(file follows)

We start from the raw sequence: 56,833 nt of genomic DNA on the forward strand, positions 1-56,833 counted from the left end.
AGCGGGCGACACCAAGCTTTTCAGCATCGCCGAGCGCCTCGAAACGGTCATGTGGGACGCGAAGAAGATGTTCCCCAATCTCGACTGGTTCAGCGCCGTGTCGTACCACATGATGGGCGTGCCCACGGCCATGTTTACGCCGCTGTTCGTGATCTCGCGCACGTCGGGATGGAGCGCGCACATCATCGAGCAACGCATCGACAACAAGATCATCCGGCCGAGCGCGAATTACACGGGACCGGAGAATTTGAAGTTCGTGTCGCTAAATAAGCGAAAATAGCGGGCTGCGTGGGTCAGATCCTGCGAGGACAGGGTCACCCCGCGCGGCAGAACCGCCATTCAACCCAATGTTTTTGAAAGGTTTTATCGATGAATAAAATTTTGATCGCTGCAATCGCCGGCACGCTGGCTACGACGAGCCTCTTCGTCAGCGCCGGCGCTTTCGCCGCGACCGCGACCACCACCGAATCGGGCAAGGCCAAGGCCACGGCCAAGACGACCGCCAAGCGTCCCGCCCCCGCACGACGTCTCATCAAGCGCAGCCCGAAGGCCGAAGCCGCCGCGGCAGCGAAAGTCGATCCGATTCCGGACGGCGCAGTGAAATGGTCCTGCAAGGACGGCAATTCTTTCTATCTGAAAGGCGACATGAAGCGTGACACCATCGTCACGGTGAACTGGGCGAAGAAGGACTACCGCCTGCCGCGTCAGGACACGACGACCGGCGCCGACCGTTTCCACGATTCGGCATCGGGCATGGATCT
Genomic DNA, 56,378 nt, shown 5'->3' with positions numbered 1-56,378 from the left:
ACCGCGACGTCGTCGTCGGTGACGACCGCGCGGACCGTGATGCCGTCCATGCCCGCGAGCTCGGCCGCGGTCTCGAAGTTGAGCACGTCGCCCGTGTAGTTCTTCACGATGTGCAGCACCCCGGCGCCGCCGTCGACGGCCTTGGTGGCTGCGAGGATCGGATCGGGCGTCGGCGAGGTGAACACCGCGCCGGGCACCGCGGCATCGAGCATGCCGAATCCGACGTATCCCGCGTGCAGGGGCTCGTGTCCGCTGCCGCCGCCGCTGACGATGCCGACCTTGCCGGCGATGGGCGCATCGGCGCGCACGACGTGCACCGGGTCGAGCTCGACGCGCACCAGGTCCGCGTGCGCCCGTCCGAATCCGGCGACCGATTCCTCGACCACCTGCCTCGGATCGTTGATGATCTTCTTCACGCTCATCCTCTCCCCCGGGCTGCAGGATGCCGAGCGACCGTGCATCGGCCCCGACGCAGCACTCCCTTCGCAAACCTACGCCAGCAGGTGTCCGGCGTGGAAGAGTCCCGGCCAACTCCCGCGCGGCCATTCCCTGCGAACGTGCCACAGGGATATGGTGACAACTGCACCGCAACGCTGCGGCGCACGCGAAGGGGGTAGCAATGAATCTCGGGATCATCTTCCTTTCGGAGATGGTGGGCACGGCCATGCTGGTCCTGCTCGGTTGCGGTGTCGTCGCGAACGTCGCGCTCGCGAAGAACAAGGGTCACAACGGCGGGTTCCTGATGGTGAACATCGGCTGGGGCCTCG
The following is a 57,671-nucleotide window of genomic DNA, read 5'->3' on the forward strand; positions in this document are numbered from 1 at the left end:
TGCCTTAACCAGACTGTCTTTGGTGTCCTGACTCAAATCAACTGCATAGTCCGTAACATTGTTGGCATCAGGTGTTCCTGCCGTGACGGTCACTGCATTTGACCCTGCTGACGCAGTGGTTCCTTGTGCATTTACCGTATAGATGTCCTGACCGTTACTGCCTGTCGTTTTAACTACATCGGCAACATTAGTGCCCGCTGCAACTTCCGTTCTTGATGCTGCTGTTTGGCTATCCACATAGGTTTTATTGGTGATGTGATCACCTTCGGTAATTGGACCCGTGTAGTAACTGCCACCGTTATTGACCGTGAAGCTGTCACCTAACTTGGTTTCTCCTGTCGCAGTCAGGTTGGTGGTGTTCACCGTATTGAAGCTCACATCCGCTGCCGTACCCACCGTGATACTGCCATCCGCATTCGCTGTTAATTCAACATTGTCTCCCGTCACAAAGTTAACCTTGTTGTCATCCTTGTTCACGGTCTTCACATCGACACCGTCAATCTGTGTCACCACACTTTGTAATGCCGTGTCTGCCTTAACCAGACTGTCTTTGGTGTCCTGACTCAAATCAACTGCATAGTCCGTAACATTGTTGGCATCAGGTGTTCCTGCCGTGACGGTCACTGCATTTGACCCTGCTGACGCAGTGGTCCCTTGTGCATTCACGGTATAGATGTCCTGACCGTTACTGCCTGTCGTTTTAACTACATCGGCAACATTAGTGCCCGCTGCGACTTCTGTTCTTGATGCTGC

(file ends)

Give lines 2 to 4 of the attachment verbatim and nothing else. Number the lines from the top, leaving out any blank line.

AGCGGGCGACACCAAGCTTTTCAGCATCGCCGAGCGCCTCGAAACGGTCATGTGGGACGCGAAGAAGATGTTCCCCAATCTCGACTGGTTCAGCGCCGTGTCGTACCACATGATGGGCGTGCCCACGGCCATGTTTACGCCGCTGTTCGTGATCTCGCGCACGTCGGGATGGAGCGCGCACATCATCGAGCAACGCATCGACAACAAGATCATCCGGCCGAGCGCGAATTACACGGGACCGGAGAATTTGAAGTTCGTGTCGCTAAATAAGCGAAAATAGCGGGCTGCGTGGGTCAGATCCTGCGAGGACAGGGTCACCCCGCGCGGCAGAACCGCCATTCAACCCAATGTTTTTGAAAGGTTTTATCGATGAATAAAATTTTGATCGCTGCAATCGCCGGCACGCTGGCTACGACGAGCCTCTTCGTCAGCGCCGGCGCTTTCGCCGCGACCGCGACCACCACCGAATCGGGCAAGGCCAAGGCCACGGCCAAGACGACCGCCAAGCGTCCCGCCCCCGCACGACGTCTCATCAAGCGCAGCCCGAAGGCCGAAGCCGCCGCGGCAGCGAAAGTCGATCCGATTCCGGACGGCGCAGTGAAATGGTCCTGCAAGGACGGCAATTCTTTCTATCTGAAAGGCGACATGAAGCGTGACACCATCGTCACGGTGAACTGGGCGAAGAAGGACTACCGCCTGCCGCGTCAGGACACGACGACCGGCGCCGACCGTTTCCACGATTCGGCATCGGGCATGGATCT
Genomic DNA, 56,378 nt, shown 5'->3' with positions numbered 1-56,378 from the left:
ACCGCGACGTCGTCGTCGGTGACGACCGCGCGGACCGTGATGCCGTCCATGCCCGCGAGCTCGGCCGCGGTCTCGAAGTTGAGCACGTCGCCCGTGTAGTTCTTCACGATGTGCAGCACCCCGGCGCCGCCGTCGACGGCCTTGGTGGCTGCGAGGATCGGATCGGGCGTCGGCGAGGTGAACACCGCGCCGGGCACCGCGGCATCGAGCATGCCGAATCCGACGTATCCCGCGTGCAGGGGCTCGTGTCCGCTGCCGCCGCCGCTGACGATGCCGACCTTGCCGGCGATGGGCGCATCGGCGCGCACGACGTGCACCGGGTCGAGCTCGACGCGCACCAGGTCCGCGTGCGCCCGTCCGAATCCGGCGACCGATTCCTCGACCACCTGCCTCGGATCGTTGATGATCTTCTTCACGCTCATCCTCTCCCCCGGGCTGCAGGATGCCGAGCGACCGTGCATCGGCCCCGACGCAGCACTCCCTTCGCAAACCTACGCCAGCAGGTGTCCGGCGTGGAAGAGTCCCGGCCAACTCCCGCGCGGCCATTCCCTGCGAACGTGCCACAGGGATATGGTGACAACTGCACCGCAACGCTGCGGCGCACGCGAAGGGGGTAGCAATGAATCTCGGGATCATCTTCCTTTCGGAGATGGTGGGCACGGCCATGCTGGTCCTGCTCGGTTGCGGTGTCGTCGCGAACGTCGCGCTCGCGAAGAACAAGGGTCACAACGGCGGGTTCCTGATGGTGAACATCGGCTGGGGCCTCG